Is plant based saturated fat healthy? Are nuts good for cholesterol?

What about fats in plant foods? 

There are many current myths about fats. That fats can play both a beneficial role and a damaging one is at the root of the confusion. If you have heart disease, you need to be extra careful about your animal fat intake. Making plant foods the centerpiece of your meals eliminates much of the worry about the amount of fat you take in you’ll automatically get the right kind of fat.

Remember that the fats in plants, with a few exceptions like coconut, are good fats. It is the fat from land animals beef and chicken that you need to be concerned about, because they contain large amounts of saturated fats. Natural plant fats are usually unsaturated. Furthermore, animal foods contain cholesterol, whereas there is no cholesterol in plant foods.

Aren't nuts high fat foods that I should avoid? 

Nuts are high in fat, but these are the good fats. Recent studies have shown that nuts help lower blood cholesterol, and in a major study done by Loma Linda University it was found that people who ate a few handfuls of nuts every week had fewer deaths from heart disease than people who did not eat nuts regularly. If you are on a plantbased diet, nuts supply good protein in addition to fiber and good carbohydrate. They also help you feel satisfied and prevent overeating because of the presence of their good fats.

Nuts, together with dried fruits like raisins, make great, healthful energy snacks. Trail mixes and many energy bars based on nuts, raisins, and other dried fruits are a great idea for anyone with heart disease. Be sure the energy baryou choose contains no hydrogenatedfats.

Do you mean I can eat nuts and peanuts and use some olive oil? 

It is difficult to overeat whole foods like nuts and seeds (for instance, sesame seeds, sunflower seeds, and peanuts) because the good fats they contain usually satisfy your hunger. Avocado contains good fats, as do soy and garbanzo beans. Cold pressed oils like olive oil are full of good fats and antioxidants, and you can use them in moderation. (It is easy to overuse oils, and prolonged frying with any oil should be avoided, as the oil molecules in the fried food can be damaged by high heat.)

So, instead of thinking in terms of saturated or unsaturated fat, I should just think in terms of plant fat versus animal fat?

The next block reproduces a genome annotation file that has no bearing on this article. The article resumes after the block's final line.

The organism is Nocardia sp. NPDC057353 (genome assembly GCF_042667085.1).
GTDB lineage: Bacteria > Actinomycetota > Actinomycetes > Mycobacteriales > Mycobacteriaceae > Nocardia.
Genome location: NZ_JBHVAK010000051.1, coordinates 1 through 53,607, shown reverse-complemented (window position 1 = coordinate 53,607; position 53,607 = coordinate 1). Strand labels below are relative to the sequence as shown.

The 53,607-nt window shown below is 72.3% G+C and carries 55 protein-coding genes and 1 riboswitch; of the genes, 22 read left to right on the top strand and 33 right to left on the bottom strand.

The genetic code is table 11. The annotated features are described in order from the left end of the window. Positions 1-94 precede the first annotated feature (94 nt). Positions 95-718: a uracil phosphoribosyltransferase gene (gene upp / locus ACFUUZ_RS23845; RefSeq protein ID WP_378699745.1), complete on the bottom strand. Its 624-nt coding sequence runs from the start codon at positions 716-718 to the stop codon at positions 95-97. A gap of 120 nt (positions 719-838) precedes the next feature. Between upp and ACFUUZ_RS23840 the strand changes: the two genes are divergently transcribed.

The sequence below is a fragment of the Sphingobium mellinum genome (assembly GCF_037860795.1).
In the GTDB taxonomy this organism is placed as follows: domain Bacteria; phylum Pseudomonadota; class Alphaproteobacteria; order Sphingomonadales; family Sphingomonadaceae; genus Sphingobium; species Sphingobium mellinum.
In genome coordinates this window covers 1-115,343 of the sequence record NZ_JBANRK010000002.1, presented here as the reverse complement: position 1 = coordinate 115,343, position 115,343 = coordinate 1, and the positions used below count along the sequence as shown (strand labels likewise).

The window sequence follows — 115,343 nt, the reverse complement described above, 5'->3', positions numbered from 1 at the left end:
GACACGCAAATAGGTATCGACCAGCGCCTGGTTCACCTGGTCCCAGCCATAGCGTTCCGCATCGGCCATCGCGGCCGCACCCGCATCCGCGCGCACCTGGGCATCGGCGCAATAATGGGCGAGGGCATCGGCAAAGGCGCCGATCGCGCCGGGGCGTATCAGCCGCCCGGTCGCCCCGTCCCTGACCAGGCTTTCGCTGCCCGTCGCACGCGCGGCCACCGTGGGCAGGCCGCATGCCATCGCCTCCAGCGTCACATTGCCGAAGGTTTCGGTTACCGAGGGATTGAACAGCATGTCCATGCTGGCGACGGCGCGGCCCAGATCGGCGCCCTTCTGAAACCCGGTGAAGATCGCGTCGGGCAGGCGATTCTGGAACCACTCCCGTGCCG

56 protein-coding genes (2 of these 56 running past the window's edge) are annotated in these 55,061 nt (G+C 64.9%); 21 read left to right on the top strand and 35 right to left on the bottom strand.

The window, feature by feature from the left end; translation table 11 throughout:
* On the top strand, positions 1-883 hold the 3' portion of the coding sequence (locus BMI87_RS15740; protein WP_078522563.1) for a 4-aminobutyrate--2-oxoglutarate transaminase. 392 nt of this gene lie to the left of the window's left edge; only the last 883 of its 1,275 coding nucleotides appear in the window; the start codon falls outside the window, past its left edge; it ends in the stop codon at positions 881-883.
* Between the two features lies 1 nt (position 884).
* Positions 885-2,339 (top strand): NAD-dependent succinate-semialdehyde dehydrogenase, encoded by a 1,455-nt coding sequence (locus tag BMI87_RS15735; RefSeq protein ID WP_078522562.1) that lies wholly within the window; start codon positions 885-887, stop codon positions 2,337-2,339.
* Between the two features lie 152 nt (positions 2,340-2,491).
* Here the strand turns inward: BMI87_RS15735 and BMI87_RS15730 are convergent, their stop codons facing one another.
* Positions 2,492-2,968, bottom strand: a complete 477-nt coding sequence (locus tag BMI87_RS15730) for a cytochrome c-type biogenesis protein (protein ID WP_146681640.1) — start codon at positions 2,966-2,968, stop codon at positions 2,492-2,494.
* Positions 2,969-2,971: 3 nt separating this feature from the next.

Yes. One of the few exceptions is coconut fat, which is not a good choice because it is very saturated. Just remember that there are two kinds of unsaturated fats: the monos and the polys, and that both are good for your blood cholesterol. The only common foods from plants that are somewhat saturated but have a fat that is neutral on blood cholesterol are chocolate and cocoa drinks. Olive oil and olives, which are mostly monounsaturated, have a long history of association with low heart disease rates in Mediterranean countries. Soybean oils found in tofu and many Asian foods have a similarly long history of association with low rates of heart disease in Japan, China, and Southeast Asia.

The choice is simple: eat your fat from plant foods, and limit your fat from animal foods by choosing either very low fat or nonfat milk and other animal foods, or by using a higher fat food like cheese only as a flavoring in very small amounts.

Is it true that not all unsaturated fats are good for me? 

Yes. We have been talking about natural unsaturated fats. But problems creep up with processed unsaturated fats. When you take good polyunsaturated oils, like soybean oil, and make them solid, using a process called hydrogenation , the result is a mixture of fats that contain a certain amount of a “twisted” molecule. The natural state of this molecule is one of our safest fats, oleic acid, a monounsaturated fat. But the twisted molecules of monounsaturated fats are called trans fats or partially hydrogenated fats or oils. (They are also called trans fatty acids.) These fats are very common in foods because they are what the food industry calls functional: they work well in baked goods and many other products because they add texture and keep well. But through hydrogenation, the molecule has been changed enough to result in different physiological effects than our friendly soybean oil and nut fats. The world was shocked in 1990 when two researchers from the Netherlands, Drs. Katan and Mensink, published an article showing that these fats actually raise blood cholesterol and lower HDL, the good cholesterol.

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